Prasaṅgasādhana is not employed for establishing one’s thesis but for bringing home an undesirable contingency in the opponent’s position. And an undesirable contingency can be brought home by means of the data which are admitted by the opponent himself. It is not necessary that the argument, in order to be valid, should be recognised as valid and true by the arguer himself. The opponent cannot make a grievance of it and refuse to be convinced, though he'himself admits every word of the argument to be true.”[6]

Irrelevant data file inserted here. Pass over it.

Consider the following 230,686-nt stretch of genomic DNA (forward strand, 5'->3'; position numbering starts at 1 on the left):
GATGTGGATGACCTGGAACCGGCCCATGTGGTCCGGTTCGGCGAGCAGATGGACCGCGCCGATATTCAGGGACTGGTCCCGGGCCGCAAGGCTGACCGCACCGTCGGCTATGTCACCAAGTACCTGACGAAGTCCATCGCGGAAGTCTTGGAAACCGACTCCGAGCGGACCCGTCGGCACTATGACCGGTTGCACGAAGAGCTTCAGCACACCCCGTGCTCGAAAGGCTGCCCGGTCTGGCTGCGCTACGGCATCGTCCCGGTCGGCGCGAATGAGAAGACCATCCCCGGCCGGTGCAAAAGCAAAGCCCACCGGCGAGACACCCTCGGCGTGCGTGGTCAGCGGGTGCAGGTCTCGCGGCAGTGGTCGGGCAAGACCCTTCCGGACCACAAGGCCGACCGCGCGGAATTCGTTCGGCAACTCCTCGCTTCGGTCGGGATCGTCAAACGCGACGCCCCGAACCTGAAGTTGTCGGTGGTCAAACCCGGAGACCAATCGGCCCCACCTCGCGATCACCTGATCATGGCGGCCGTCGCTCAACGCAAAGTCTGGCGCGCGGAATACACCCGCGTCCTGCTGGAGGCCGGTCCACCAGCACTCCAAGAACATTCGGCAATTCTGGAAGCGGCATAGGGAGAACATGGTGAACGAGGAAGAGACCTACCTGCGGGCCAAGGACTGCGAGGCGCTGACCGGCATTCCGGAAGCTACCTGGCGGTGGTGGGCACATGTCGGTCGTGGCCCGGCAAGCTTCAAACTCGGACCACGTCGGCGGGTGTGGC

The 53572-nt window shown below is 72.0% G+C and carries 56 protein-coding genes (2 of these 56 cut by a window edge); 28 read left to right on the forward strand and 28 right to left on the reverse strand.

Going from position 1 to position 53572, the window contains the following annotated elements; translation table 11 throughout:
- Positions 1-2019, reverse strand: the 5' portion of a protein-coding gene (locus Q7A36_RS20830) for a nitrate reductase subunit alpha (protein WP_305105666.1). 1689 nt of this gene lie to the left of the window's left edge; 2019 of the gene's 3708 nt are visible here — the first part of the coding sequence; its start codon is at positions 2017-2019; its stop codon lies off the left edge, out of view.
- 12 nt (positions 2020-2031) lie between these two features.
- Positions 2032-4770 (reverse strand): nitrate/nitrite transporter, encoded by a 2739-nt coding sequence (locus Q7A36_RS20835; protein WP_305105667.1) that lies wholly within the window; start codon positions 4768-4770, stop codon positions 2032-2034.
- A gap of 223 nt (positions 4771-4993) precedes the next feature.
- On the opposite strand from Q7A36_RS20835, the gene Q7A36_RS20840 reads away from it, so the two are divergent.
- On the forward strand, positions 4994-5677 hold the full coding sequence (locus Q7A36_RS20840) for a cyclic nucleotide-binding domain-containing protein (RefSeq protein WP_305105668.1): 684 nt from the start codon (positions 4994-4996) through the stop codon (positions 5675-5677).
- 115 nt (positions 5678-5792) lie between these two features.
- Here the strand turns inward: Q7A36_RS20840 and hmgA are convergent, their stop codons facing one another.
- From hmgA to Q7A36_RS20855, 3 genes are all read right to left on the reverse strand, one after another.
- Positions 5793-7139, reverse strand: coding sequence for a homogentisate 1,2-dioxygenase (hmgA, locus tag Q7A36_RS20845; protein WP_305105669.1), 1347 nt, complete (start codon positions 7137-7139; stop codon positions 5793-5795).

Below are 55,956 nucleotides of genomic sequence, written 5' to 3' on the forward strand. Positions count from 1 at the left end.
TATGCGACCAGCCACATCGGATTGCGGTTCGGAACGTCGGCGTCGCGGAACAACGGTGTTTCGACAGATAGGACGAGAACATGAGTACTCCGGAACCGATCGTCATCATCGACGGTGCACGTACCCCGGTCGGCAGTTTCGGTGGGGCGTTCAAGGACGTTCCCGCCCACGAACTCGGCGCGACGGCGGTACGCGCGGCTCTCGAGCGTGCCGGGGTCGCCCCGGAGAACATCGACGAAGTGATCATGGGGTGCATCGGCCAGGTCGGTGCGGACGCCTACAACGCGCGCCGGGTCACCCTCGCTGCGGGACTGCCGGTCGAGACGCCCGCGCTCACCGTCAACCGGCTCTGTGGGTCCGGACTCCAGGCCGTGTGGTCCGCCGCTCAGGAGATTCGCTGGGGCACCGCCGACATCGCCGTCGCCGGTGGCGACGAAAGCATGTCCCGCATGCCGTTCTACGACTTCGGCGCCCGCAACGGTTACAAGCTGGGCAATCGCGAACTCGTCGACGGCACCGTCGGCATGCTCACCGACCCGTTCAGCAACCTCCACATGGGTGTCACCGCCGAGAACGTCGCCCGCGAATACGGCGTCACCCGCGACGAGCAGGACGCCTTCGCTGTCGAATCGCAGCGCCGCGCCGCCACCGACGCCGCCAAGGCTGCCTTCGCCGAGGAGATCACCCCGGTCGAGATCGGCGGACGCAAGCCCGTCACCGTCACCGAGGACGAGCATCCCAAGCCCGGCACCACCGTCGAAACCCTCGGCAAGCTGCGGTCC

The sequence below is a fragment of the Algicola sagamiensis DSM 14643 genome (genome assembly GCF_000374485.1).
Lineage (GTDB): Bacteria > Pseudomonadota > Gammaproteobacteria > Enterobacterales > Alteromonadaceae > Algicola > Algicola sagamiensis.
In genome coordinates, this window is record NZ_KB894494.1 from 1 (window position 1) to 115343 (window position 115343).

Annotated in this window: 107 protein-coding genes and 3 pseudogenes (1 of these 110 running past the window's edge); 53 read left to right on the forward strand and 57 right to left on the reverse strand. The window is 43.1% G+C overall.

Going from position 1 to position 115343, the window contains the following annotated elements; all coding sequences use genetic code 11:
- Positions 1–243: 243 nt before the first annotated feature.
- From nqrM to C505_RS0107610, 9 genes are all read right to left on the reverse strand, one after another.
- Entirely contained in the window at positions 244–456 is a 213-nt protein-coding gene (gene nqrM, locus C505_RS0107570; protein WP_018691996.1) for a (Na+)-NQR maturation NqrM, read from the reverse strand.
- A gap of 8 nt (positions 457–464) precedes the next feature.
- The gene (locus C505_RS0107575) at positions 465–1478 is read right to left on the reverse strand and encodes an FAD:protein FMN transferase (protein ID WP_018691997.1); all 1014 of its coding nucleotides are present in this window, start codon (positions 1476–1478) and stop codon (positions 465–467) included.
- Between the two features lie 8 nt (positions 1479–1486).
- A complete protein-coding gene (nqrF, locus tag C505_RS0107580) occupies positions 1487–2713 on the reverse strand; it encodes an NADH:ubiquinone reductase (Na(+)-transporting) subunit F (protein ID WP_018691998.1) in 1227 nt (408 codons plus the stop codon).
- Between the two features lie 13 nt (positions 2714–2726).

Śāntarakṣita, who is believed to have flourished in tbe 8 th century, and his disciple, Kamalaśīla have made use of prasaṅgānumāna in several places in the Tattvasaṅgraha and the Pañjikā. In course of refuting the Mīmāṃsā argument ‘that the Vedas are eternal and self-evident truths, as they are not the handiwork of any human author,’ Śāntarakṣita points out that the Vedas would become unmeaning, if they were independent of an author, as the truth or falsity of a statement is relative to the veracity or mendacity of the speaker, and the speaker being absent, the truth or otherwise of the Vedic statements would become impossible of ascertainment. Kamalaśīla in his Pañjikā observes in this connexion that the argument (of śāntarakṣita) is a prasaṅgasādhana and not an independent argument:, as the conclusion is obviously contrary to experience (the Vedas having a determinate meaning), and the reason, akartṛkatva (independence of human authorship), is not approved by both the parties. But these two contingencies are allowable in a hypothetical argument of the type of reductio ad absurdum.[7]